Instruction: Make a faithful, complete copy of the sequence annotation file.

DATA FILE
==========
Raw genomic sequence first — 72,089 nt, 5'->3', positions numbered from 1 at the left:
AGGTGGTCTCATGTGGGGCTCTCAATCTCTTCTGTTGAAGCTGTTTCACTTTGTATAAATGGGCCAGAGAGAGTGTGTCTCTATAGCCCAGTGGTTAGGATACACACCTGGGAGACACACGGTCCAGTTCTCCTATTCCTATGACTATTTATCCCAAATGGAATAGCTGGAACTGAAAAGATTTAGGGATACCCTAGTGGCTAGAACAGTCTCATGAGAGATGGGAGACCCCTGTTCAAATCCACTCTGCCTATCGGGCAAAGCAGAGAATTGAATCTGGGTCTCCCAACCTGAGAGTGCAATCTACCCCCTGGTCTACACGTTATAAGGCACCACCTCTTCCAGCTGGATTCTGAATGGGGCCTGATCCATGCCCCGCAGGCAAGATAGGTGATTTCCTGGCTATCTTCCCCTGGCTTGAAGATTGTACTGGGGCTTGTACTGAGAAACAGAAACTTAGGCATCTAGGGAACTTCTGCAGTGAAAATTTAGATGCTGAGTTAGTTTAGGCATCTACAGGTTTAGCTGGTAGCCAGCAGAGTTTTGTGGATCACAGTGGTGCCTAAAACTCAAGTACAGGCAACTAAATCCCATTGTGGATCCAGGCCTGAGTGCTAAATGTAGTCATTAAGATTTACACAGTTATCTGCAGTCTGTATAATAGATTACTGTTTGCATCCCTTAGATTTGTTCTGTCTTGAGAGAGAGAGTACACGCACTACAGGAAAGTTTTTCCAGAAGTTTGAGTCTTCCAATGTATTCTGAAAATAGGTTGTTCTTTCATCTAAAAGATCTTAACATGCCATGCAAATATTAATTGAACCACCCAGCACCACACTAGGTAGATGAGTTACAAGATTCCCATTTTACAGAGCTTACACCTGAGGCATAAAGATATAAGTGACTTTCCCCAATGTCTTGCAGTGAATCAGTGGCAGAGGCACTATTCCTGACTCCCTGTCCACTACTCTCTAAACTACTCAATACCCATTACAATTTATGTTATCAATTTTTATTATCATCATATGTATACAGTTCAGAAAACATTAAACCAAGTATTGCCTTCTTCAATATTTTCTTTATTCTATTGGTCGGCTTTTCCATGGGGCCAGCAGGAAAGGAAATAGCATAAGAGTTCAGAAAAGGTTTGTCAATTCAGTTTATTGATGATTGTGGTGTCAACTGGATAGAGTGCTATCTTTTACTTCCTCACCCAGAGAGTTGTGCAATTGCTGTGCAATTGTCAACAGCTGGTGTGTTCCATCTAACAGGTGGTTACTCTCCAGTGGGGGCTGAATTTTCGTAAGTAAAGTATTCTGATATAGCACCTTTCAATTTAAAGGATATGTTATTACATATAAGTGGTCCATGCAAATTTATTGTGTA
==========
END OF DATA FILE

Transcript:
Raw genomic sequence first — 72,089 nt, 5'->3', positions numbered from 1 at the left:
AGGTGGTCTCATGTGGGGCTCTCAATCTCTTCTGTTGAAGCTGTTTCACTTTGTATAAATGGGCCAGAGAGAGTGTGTCTCTATAGCCCAGTGGTTAGGATACACACCTGGGAGACACACGGTCCAGTTCTCCTATTCCTATGACTATTTATCCCAAATGGAATAGCTGGAACTGAAAAGATTTAGGGATACCCTAGTGGCTAGAACAGTCTCATGAGAGATGGGAGACCCCTGTTCAAATCCACTCTGCCTATCGGGCAAAGCAGAGAATTGAATCTGGGTCTCCCAACCTGAGAGTGCAATCTACCCCCTGGTCTACACGTTATAAGGCACCACCTCTTCCAGCTGGATTCTGAATGGGGCCTGATCCATGCCCCGCAGGCAAGATAGGTGATTTCCTGGCTATCTTCCCCTGGCTTGAAGATTGTACTGGGGCTTGTACTGAGAAACAGAAACTTAGGCATCTAGGGAACTTCTGCAGTGAAAATTTAGATGCTGAGTTAGTTTAGGCATCTACAGGTTTAGCTGGTAGCCAGCAGAGTTTTGTGGATCACAGTGGTGCCTAAAACTCAAGTACAGGCAACTAAATCCCATTGTGGATCCAGGCCTGAGTGCTAAATGTAGTCATTAAGATTTACACAGTTATCTGCAGTCTGTATAATAGATTACTGTTTGCATCCCTTAGATTTGTTCTGTCTTGAGAGAGAGAGTACACGCACTACAGGAAAGTTTTTCCAGAAGTTTGAGTCTTCCAATGTATTCTGAAAATAGGTTGTTCTTTCATCTAAAAGATCTTAACATGCCATGCAAATATTAATTGAACCACCCAGCACCACACTAGGTAGATGAGTTACAAGATTCCCATTTTACAGAGCTTACACCTGAGGCATAAAGATATAAGTGACTTTCCCCAATGTCTTGCAGTGAATCAGTGGCAGAGGCACTATTCCTGACTCCCTGTCCACTACTCTCTAAACTACTCAATACCCATTACAATTTATGTTATCAATTTTTATTATCATCATATGTATACAGTTCAGAAAACATTAAACCAAGTATTGCCTTCTTCAATATTTTCTTTATTCTATTGGTCGGCTTTTCCATGGGGCCAGCAGGAAAGGAAATAGCATAAGAGTTCAGAAAAGGTTTGTCAATTCAGTTTATTGATGATTGTGGTGTCAACTGGATAGAGTGCTATCTTTTACTTCCTCACCCAGAGAGTTGTGCAATTGCTGTGCAATTGTCAACAGCTGGTGTGTTCCATCTAACAGGTGGTTACTCTCCAGTGGGGGCTGAATTTTCGTAAGTAAAGTATTCTGATATAGCACCTTTCAATTTAAAGGATATGTTATTACATATAAGTGGTCCATGCAAATTTATTGTGTA